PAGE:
Hampton — A living cave person, presumed to be nearly 750,000 years old, was chipped out of a slab of marble last Friday in Hampton’s Public Works yard.
It is believed that the specimen was somehow encased and crystallized in the marble several hundred centuries ago, remaining perfectly preserved. The marble was intended to be used to create a sculpture for the centre of town, and was in the processes of being creatively reshaped when the cave person was found.
The sculptor himself thought the discovery was “real neat.”
“Real neat, I tell ya,” the sculptor said, without further insight. “Real neat.”
It was nearly three days after the discovery before the cave man was ready to hold his own press conference.
“I prefer cave PERSON, actually,” he corrected reporters, right off the bat. “I’m sorry, but ‘genders’ are a modern construct that I really cannot abide by. I find it so limiting.”
“How have you found adjusting to life in the future?” a CBC newswoman asked.
“Oh, I’ve found it to be just fine,” he said, gesturing around him. “Not much has changed around here, in all honesty.”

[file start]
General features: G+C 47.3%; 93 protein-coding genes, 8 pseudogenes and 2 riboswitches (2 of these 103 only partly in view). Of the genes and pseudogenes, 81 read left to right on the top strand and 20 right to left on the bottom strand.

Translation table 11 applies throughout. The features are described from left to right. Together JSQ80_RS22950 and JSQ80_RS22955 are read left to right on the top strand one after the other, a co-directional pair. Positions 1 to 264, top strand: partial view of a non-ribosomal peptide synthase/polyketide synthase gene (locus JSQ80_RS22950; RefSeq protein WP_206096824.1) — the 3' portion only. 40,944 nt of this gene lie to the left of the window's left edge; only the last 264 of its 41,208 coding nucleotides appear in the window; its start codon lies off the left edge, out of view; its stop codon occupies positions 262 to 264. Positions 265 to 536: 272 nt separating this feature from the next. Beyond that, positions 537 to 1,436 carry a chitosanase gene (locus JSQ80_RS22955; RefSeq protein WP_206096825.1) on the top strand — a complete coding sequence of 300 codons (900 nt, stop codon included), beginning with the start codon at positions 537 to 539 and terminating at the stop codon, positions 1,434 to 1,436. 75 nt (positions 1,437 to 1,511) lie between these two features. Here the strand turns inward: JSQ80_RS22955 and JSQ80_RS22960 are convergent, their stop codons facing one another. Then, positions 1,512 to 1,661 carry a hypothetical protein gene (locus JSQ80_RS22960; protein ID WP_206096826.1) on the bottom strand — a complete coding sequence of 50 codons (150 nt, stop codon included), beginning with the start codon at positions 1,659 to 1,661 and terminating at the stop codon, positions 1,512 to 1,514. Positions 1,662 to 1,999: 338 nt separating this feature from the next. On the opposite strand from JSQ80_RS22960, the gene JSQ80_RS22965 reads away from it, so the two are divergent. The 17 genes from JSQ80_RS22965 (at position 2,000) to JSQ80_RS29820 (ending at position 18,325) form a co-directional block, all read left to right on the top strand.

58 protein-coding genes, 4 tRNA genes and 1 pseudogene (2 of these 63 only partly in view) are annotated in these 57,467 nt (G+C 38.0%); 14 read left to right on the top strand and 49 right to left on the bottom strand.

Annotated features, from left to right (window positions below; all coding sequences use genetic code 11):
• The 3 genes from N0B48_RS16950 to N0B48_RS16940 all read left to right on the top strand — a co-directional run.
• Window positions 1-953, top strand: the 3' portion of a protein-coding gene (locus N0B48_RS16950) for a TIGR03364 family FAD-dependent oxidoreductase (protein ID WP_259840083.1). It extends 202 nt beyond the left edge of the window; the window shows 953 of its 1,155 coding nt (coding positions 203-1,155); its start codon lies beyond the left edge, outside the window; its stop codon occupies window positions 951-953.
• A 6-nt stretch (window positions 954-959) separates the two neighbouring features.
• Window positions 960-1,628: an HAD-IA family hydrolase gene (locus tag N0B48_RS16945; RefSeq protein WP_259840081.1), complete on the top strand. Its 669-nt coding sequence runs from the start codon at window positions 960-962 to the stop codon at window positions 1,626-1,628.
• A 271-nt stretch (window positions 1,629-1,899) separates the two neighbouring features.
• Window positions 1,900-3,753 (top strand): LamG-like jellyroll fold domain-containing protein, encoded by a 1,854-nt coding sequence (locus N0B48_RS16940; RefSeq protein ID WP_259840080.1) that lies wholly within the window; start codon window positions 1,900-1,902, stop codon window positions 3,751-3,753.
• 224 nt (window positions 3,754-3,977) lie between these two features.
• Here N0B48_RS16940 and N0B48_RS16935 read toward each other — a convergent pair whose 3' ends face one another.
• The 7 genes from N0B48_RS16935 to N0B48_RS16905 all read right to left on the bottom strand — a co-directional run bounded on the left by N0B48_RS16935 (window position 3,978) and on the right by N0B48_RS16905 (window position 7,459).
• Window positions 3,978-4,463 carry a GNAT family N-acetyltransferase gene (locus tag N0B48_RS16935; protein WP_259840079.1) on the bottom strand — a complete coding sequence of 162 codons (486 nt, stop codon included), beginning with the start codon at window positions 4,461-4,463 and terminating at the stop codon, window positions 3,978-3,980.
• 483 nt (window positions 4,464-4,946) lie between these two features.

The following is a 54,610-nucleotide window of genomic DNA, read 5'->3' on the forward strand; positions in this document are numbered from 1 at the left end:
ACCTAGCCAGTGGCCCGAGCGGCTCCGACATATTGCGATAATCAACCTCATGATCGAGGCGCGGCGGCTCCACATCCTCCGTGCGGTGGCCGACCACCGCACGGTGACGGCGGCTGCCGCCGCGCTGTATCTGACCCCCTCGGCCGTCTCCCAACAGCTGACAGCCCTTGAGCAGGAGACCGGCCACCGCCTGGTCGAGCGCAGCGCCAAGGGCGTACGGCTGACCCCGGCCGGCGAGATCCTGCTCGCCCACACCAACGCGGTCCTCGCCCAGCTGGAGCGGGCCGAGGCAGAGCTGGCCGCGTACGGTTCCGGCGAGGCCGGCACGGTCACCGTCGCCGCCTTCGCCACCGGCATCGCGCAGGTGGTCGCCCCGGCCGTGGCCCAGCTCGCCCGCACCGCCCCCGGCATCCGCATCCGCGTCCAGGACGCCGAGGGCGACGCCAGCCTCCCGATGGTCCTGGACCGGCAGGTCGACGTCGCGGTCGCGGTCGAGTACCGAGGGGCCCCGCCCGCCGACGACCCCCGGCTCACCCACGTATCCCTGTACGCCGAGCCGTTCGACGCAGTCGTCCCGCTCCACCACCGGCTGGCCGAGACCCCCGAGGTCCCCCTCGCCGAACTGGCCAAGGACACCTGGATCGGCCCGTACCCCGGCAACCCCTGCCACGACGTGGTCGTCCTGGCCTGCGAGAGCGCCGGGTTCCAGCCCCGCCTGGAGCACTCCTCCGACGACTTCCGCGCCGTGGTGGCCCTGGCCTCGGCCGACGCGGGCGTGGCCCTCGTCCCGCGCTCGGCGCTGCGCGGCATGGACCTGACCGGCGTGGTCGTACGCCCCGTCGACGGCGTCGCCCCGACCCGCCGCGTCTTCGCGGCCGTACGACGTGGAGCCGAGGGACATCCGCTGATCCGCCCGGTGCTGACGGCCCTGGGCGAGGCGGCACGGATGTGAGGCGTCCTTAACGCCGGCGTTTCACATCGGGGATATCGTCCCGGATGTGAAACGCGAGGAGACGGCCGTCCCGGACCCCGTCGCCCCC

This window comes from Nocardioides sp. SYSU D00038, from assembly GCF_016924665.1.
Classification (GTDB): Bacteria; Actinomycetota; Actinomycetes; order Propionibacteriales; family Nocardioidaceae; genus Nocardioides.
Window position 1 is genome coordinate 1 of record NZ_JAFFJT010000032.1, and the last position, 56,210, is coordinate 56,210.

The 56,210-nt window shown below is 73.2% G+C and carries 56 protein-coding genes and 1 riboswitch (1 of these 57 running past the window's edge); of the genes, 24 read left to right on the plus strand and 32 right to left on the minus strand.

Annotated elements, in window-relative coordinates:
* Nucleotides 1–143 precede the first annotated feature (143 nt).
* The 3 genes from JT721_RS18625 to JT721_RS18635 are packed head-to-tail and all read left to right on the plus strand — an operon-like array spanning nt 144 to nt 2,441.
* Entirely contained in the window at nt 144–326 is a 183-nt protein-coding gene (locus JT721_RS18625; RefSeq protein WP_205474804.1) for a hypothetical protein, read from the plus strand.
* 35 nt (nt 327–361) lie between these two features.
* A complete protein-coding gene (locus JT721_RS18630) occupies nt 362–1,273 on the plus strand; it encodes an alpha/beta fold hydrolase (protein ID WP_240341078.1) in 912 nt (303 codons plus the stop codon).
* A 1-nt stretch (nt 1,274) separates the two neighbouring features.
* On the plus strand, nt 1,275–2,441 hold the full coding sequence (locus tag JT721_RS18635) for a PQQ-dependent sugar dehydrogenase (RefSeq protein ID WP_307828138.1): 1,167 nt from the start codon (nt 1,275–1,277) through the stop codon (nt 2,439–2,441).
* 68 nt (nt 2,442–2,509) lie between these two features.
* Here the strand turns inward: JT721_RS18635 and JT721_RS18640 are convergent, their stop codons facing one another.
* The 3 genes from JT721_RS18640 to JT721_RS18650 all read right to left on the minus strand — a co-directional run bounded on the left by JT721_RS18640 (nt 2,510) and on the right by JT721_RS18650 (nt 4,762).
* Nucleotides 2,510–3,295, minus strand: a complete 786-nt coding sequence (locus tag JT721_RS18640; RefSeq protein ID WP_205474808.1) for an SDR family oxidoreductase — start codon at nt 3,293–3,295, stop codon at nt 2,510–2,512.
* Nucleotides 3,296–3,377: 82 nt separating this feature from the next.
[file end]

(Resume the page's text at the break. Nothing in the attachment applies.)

“Really?” asked a Telegraph-Journal reporter.
“Well, it’s not exactly New York, is it?” he replied. “I got a real sense of that city while watching a delightful Tom Hanks film in which he becomes infatuated with a mermaid.”
He paused a moment to contemplate this, stroking his ratty beard.
“Now that is a modern city. I could hardly get my mind around it, much less how both the city and Tom Hanks were small enough to fit inside that little box in my room.
“Also,” he added. “I must point out that the irony is not lost on me, having the Telegraph-Journal finding me archaic.”
Several in the press gallery chuckled at his old-fashioned wit. The Telegraph reporter blushed.
“I just thank the almighty star gods that I was excavated in a province that makes me feel so at home,” he said, with a genuine smile.
Just then, a photographer asked him if he wouldn’t mind having his photograph taken.
“Certainly,” said the cave person. “I don’t know what it is, so I doubt I’d miss it much.”
As the flashbulb went off, the cave person went into a fury. “FIRE!” he cried, before bolting into the press gallery and bludgeoning six reporters to death. It took eight men bearing shiny objects to finally distract and subdue the early human.
Clearly, the press conference was over.